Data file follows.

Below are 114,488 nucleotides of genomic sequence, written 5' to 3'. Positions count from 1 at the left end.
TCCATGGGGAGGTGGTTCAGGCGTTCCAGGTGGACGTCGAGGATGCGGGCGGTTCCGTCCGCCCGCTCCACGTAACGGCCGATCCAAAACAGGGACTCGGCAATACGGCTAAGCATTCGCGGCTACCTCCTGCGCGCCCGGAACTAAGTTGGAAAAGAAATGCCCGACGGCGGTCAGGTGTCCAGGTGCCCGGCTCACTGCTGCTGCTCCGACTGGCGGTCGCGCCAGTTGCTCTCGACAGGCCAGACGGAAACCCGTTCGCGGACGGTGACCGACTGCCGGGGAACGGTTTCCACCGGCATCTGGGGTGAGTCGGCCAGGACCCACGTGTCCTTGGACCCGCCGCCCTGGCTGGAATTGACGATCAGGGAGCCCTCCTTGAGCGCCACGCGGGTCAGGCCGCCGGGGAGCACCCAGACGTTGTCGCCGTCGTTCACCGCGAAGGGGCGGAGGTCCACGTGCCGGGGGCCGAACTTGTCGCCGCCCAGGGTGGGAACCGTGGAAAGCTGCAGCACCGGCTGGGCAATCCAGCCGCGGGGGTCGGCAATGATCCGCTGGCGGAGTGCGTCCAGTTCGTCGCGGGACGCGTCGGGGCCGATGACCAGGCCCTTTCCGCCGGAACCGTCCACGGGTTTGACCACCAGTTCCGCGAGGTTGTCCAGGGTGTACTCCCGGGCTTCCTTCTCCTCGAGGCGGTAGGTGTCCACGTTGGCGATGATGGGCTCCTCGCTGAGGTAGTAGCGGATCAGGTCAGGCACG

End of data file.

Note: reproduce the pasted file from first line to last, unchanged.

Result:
Below are 114,488 nucleotides of genomic sequence, written 5' to 3'. Positions count from 1 at the left end.
TCCATGGGGAGGTGGTTCAGGCGTTCCAGGTGGACGTCGAGGATGCGGGCGGTTCCGTCCGCCCGCTCCACGTAACGGCCGATCCAAAACAGGGACTCGGCAATACGGCTAAGCATTCGCGGCTACCTCCTGCGCGCCCGGAACTAAGTTGGAAAAGAAATGCCCGACGGCGGTCAGGTGTCCAGGTGCCCGGCTCACTGCTGCTGCTCCGACTGGCGGTCGCGCCAGTTGCTCTCGACAGGCCAGACGGAAACCCGTTCGCGGACGGTGACCGACTGCCGGGGAACGGTTTCCACCGGCATCTGGGGTGAGTCGGCCAGGACCCACGTGTCCTTGGACCCGCCGCCCTGGCTGGAATTGACGATCAGGGAGCCCTCCTTGAGCGCCACGCGGGTCAGGCCGCCGGGGAGCACCCAGACGTTGTCGCCGTCGTTCACCGCGAAGGGGCGGAGGTCCACGTGCCGGGGGCCGAACTTGTCGCCGCCCAGGGTGGGAACCGTGGAAAGCTGCAGCACCGGCTGGGCAATCCAGCCGCGGGGGTCGGCAATGATCCGCTGGCGGAGTGCGTCCAGTTCGTCGCGGGACGCGTCGGGGCCGATGACCAGGCCCTTTCCGCCGGAACCGTCCACGGGTTTGACCACCAGTTCCGCGAGGTTGTCCAGGGTGTACTCCCGGGCTTCCTTCTCCTCGAGGCGGTAGGTGTCCACGTTGGCGATGATGGGCTCCTCGCTGAGGTAGTAGCGGATCAGGTCAGGCACG